A closeup of a hole in a window, with cracked glass, is shown. Inside the building, a police officer stands in a doorway.
A police officer is reflected in a mirror on a wall of a residential house damaged by part of a missile during Russian missile and drone strikes, in the Ukrainian capital Kyiv, on Friday. (Valentyn Ogirenko/Reuters)

Negotiations, Medvedev said, with "the clown Zelenskyy" were impossible.

"Everything always ends in negotiations, and this is inevitable, but as long as these people are in power, the situation for Russia will not change in terms of negotiations."

Hundreds of thousands of people have died and many more have been seriously injured in the conflict, whose roots date to 2014 after a pro-Russian president was toppled in Ukraine's Maidan popular uprising, Russia annexed the Crimean peninsula and Russian-backed separatists seized swaths of eastern Ukraine.

Russia to store nukes in Belarus

Medvedev also warned that the West was seriously underestimating the risk of a nuclear war over Ukraine, cautioning that Russia would launch a pre-emptive strike if Ukraine gets nuclear weapons.

Russia, which has the world's largest nuclear arsenal, has repeatedly accused the West of waging a proxy war with Russia over Ukraine that could mushroom into a much bigger conflict.

"There are irreversible laws of war. If it comes to nuclear weapons, there will have to be a pre-emptive strike," Medvedev said.

"The Anglo-Saxons do not fully realize this and believe that it will not come to this," he went on. "It will under certain conditions."

Fire is shown shooting out of a weapon on the ground.
In this handout photo taken from video and released by the Russian Defence Ministry Press Service on Thursday, a Russian army soldier fires an anti-tank missile system toward a Ukrainian position at an undisclosed location. (Russian Defense Ministry Press Service/The Associated Press)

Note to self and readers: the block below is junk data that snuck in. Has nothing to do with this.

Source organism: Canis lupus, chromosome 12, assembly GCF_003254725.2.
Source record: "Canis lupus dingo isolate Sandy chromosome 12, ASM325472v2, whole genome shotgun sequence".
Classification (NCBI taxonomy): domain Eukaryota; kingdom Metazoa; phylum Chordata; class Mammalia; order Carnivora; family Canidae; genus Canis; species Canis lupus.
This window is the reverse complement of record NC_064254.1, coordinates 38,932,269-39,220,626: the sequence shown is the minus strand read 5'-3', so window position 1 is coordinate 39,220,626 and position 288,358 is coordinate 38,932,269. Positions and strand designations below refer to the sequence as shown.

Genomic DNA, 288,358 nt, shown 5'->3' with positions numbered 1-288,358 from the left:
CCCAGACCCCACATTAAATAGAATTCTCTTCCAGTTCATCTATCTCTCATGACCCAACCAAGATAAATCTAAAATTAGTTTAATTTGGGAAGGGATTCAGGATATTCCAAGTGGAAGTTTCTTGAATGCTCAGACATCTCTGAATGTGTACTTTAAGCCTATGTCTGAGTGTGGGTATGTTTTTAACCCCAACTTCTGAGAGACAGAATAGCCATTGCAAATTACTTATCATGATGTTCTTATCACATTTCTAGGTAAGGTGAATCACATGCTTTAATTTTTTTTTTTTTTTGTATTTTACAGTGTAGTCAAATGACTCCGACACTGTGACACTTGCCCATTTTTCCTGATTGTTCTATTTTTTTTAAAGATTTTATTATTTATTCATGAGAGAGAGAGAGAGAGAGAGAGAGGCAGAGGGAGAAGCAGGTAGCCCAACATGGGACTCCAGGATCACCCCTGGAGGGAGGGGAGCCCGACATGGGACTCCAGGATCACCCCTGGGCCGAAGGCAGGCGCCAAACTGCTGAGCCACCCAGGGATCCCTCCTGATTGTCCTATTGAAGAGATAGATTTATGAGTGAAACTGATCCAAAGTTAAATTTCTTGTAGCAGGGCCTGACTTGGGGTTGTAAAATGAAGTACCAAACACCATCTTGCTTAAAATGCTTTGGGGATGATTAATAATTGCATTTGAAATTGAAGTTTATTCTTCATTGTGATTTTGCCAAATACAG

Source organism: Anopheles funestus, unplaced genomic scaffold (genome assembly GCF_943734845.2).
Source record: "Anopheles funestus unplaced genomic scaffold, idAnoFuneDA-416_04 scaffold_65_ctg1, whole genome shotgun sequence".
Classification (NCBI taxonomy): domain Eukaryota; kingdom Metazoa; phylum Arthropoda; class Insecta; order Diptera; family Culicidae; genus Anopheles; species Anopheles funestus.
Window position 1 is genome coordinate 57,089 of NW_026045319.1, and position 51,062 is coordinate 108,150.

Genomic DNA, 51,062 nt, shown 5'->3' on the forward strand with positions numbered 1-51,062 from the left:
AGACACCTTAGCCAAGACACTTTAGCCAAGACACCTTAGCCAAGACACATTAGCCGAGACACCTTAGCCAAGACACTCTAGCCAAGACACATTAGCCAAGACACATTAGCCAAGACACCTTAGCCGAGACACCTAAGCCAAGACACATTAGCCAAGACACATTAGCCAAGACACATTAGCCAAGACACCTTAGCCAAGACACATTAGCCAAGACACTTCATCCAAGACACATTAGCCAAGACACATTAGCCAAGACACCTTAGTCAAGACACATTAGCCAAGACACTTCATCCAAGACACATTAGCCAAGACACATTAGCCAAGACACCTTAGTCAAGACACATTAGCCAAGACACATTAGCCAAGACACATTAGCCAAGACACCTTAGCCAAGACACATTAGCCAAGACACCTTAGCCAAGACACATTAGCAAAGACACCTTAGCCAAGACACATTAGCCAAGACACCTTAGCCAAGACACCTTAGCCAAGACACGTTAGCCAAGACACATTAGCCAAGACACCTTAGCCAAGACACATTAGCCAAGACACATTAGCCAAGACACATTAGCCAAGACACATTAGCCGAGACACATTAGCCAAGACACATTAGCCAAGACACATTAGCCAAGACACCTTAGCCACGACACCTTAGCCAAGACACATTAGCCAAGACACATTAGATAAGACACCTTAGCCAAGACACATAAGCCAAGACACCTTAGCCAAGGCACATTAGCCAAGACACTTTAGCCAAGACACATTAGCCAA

The West says it wants to help Ukraine win its conflict with Russia, and Western powers have supplied large amounts of modern arms and ammunition to Kyiv. But U.S. President Joe Biden has cautioned that a direct confrontation between the U.S.-backed NATO alliance and Russia would result in a world war.

Russia says Washington would never allow it to arm a country bordering the United States, and the Kremlin says the West is already essentially fighting an undeclared war with Russia.

On Thursday, Russia moved ahead on its plan to deploy tactical nuclear weapons in its neighbour and close ally Belarus, signing a deal about the storage of the warheads.

"The movement of the nuclear weapons has already begun," Belarus President Alexander Lukashenko told reporters in Moscow, where he was attending talks with other leaders of ex-Soviet states.

WATCH l Tens of thousands of Russians killed in Bakhmut, Ukraine toll unknown:

Mercenary forces withdraw from devastated Bakhmut

4 months ago
Duration 2:07
Ukrainian and Russian forces swap prisoners in Bakhmut as Russia claims control, while Ukraine disputes that it has totally lost the city. Leader of the Wagner mercenary group Yevgeny Prigozhin announced his forces have started to withdraw after nine months of conflict over the symbolic city.

The U.S. State Department denounced the deployment plan, but said Washington had no intention of altering its position on strategic nuclear weapons nor had it seen any signs Russia was preparing to use a nuclear weapon.

"It's the latest example of irresponsible behaviour that we have seen from Russia," U.S. State Department spokesperson Matthew Miller said.

It would be the Kremlin's first deployment of such bombs outside Russia since the 1991 fall of the Soviet Union.

With files from The Associated Press